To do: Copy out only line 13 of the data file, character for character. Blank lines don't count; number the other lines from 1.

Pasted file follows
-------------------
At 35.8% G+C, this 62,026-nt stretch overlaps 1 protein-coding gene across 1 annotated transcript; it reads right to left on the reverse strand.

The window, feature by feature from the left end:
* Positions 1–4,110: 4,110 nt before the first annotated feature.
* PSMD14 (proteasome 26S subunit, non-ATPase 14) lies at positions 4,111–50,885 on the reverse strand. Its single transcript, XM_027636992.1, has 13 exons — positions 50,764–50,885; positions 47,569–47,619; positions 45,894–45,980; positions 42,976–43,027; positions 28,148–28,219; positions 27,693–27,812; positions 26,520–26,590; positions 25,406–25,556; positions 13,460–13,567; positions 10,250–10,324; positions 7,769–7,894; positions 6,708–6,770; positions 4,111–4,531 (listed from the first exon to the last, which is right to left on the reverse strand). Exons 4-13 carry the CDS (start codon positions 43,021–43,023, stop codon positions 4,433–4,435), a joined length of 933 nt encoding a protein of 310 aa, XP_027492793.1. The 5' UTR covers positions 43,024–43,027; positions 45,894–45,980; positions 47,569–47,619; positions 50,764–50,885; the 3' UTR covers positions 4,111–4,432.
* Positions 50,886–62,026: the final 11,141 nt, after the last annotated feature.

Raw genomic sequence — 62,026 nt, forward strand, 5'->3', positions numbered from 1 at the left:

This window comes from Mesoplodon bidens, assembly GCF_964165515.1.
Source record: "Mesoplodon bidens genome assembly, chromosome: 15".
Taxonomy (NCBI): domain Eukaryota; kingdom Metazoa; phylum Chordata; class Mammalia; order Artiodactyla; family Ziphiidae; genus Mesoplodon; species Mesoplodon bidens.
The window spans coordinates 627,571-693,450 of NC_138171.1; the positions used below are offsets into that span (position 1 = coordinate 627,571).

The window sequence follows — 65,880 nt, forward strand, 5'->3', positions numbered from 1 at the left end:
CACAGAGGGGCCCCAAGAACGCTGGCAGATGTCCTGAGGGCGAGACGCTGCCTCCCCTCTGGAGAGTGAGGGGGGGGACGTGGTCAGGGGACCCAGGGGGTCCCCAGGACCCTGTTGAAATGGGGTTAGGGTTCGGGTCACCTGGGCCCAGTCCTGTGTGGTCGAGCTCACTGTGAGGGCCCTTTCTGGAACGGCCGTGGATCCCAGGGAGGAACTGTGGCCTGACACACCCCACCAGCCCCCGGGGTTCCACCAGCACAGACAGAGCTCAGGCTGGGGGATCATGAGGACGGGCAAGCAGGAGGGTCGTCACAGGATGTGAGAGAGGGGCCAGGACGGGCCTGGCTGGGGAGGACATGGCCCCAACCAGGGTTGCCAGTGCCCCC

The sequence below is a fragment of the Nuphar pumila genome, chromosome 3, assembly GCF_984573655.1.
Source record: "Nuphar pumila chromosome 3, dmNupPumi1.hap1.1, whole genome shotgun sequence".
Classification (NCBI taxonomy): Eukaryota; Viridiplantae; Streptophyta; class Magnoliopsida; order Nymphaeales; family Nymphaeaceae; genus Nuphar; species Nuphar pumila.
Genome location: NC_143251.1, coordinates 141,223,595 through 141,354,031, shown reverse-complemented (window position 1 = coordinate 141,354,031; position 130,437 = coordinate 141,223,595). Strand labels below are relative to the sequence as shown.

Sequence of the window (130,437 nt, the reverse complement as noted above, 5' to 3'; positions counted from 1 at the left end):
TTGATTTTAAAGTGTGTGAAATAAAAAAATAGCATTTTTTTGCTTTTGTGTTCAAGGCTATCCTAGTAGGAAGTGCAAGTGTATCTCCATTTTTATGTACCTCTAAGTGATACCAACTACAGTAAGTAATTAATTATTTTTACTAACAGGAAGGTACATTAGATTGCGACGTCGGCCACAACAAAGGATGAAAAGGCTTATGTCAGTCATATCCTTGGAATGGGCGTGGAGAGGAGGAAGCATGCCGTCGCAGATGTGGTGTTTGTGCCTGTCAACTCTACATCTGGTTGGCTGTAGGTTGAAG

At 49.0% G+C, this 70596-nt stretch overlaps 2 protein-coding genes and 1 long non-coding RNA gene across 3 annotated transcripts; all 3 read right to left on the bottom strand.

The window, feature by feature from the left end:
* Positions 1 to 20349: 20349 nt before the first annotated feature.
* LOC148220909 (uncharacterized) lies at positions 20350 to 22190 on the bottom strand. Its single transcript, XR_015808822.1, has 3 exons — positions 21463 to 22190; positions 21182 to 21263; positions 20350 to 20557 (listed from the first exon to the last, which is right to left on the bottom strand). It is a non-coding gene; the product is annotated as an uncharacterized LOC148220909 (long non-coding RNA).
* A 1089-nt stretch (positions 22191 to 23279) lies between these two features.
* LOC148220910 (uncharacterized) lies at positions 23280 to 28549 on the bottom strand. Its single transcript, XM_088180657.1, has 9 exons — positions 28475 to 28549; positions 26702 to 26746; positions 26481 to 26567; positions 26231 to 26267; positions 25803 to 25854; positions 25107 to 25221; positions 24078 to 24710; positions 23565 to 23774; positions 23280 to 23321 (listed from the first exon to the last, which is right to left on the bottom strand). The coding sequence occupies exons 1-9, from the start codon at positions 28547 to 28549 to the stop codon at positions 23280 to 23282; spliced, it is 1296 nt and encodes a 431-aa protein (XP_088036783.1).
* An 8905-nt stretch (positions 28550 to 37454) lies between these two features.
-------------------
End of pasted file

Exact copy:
The sequence below is a fragment of the Nuphar pumila genome, chromosome 3, assembly GCF_984573655.1.